Property and Personal Dignity in the Ancient World

The Spivonomist brings forward some of his usual light-hearted polemic, and he has every confidence to be light-hearted and incisively dismissive of the “property is theft” meme that seems to crop up with every new round of vampire movies, for “property is respect” is not far removed from the basic precepts of human dignity since the very beginning of Western Civilization. To shovel up and turn over that foundation would be one heck of a people’s revolution, overturning at least 4500 years of precedent, inculcated in our several language systems and in our various justice systems.

Moreover, those precedents are rooted in narrative history, meaning the precepts represented within the earliest organizing legal documents have been forged through the human experience and practice of Mesopotamia, the Levant, Egypt, and Anatolia. In other words, not only are these precepts organic in their nature, but their systematization also reflected generations of legal application, balancing the varied uses of force and mercy to maximize stability and prosperity.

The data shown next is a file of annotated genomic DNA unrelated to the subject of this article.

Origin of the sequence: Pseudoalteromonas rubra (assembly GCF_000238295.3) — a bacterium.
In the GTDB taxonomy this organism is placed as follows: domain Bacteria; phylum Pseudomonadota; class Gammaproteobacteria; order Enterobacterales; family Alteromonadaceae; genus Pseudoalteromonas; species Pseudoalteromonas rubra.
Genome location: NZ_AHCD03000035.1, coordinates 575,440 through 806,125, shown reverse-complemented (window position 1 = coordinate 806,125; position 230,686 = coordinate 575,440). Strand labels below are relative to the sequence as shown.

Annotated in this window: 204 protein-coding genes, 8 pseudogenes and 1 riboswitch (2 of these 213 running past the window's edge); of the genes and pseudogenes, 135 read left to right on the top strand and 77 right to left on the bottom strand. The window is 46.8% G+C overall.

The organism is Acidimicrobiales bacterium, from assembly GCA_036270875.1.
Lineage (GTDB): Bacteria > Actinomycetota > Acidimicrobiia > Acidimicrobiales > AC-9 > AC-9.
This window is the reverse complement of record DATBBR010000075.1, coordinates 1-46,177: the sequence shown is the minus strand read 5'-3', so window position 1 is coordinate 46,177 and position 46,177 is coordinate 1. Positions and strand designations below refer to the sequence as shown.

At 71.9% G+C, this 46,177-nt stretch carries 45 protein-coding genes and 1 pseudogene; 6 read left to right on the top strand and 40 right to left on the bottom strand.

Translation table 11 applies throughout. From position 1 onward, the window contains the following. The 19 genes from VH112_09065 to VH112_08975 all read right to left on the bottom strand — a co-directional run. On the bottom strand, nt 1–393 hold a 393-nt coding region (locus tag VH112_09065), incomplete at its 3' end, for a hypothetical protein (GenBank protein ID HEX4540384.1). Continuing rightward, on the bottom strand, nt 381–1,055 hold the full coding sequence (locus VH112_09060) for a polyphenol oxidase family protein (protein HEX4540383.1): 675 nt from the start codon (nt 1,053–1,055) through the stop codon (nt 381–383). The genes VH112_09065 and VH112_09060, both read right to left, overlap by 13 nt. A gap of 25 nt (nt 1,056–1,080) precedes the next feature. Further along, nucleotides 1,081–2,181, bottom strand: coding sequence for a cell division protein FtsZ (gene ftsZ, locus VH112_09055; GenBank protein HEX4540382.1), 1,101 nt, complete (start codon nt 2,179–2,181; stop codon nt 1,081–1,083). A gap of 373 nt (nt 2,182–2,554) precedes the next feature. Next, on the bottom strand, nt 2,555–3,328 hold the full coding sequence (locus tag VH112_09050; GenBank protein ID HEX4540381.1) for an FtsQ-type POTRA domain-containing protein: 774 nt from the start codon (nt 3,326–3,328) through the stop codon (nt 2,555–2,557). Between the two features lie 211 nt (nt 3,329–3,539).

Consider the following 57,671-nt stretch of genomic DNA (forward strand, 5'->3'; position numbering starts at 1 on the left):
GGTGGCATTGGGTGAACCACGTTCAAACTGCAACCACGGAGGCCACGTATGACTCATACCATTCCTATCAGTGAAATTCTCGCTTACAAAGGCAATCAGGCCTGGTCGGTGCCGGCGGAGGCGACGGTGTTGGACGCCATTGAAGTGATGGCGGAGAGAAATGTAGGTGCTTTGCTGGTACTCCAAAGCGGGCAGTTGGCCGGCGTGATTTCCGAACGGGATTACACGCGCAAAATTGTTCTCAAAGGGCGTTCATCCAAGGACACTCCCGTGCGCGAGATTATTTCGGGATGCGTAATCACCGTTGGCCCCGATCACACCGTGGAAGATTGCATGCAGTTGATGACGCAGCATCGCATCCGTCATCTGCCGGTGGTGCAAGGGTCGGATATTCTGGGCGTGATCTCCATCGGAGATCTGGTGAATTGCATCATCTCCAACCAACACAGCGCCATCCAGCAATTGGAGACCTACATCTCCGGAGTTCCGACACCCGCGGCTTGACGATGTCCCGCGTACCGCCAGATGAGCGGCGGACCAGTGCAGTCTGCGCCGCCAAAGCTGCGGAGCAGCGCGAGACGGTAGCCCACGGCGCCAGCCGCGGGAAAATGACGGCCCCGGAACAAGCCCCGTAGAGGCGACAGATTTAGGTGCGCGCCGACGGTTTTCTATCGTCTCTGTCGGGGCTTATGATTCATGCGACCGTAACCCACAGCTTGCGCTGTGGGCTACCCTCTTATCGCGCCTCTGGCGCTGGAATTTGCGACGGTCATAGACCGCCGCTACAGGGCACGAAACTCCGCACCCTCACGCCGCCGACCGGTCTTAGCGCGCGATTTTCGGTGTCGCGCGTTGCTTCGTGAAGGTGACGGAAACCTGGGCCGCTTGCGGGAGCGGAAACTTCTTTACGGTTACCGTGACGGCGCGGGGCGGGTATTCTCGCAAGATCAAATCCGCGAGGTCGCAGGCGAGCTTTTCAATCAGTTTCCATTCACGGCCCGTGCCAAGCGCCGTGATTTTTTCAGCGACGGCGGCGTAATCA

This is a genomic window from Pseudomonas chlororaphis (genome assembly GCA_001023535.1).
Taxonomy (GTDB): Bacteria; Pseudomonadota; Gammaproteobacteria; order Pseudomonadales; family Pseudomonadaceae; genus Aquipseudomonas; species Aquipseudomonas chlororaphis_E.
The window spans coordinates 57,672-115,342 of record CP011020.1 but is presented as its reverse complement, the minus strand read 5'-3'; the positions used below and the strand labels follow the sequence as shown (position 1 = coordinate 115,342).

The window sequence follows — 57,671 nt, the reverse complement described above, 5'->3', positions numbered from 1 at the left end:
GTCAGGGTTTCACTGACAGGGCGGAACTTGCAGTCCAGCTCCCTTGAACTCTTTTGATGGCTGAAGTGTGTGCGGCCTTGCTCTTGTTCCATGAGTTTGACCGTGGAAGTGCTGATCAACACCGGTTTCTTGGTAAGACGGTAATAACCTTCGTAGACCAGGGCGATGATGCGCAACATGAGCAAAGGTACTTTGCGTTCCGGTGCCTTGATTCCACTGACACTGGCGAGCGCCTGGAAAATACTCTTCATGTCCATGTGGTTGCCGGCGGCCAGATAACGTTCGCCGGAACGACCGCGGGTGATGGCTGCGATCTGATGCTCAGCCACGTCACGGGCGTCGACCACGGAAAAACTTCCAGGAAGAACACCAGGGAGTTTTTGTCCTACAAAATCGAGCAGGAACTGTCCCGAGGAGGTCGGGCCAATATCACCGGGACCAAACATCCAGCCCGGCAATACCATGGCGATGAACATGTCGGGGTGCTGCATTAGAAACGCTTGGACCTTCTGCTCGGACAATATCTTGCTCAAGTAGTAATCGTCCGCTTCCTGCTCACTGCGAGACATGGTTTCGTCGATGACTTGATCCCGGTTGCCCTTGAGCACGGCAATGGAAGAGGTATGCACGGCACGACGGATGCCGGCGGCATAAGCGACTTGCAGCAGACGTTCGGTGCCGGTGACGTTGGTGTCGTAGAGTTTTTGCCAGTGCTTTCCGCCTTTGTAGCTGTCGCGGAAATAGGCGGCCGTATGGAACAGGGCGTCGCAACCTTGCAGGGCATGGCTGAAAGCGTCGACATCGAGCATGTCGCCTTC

For example, one of the earliest complete examples is a treaty created by my best friends, the Sumerians, a royal inscription known as the Eannatum Treaty, created during the 25th Century. Its significance lies in no small part that the treaty was not of one subjugating nation over a subjugated nation, as the later Hittite treaties exemplify, but is a treaty between two allied cities who were susceptible to boundary disputes and the occasional ambitious, conquest-minded ruler, conflicts which flared up during the course of hundreds of years. A few things emerge when working through the treaty:

  1. The basis of the treaty is a narrative rooted in historical realities, witnessed by heaven and earth (the deities).
  2. Once the frontier was secured, the concern was rebuilding infrastructure and returning soldiers to their ordinary occupations.
  3. Once the army was largely disbanded, the concern was defense of the frontier against outside invasion, as opposed to civil disputes between two cities.

In a word, the concern was establishing peace in order for the people to prosper. A rising tide lifts all boats, including the boat on which sits the throne.

More importantly, this particular treaty has parallels throughout the entire larger region, including a contemporary treaty found at Ebla, near Damascus. Unlike the Eannatum Treaty, however, it was one nation subjugating another. Nevertheless, its primary concern was the provision of mutual protection of merchants, detailing how sojourners were to be received and how the sojourners themselves were to conduct business. Continue reading “Property and Personal Dignity in the Ancient World”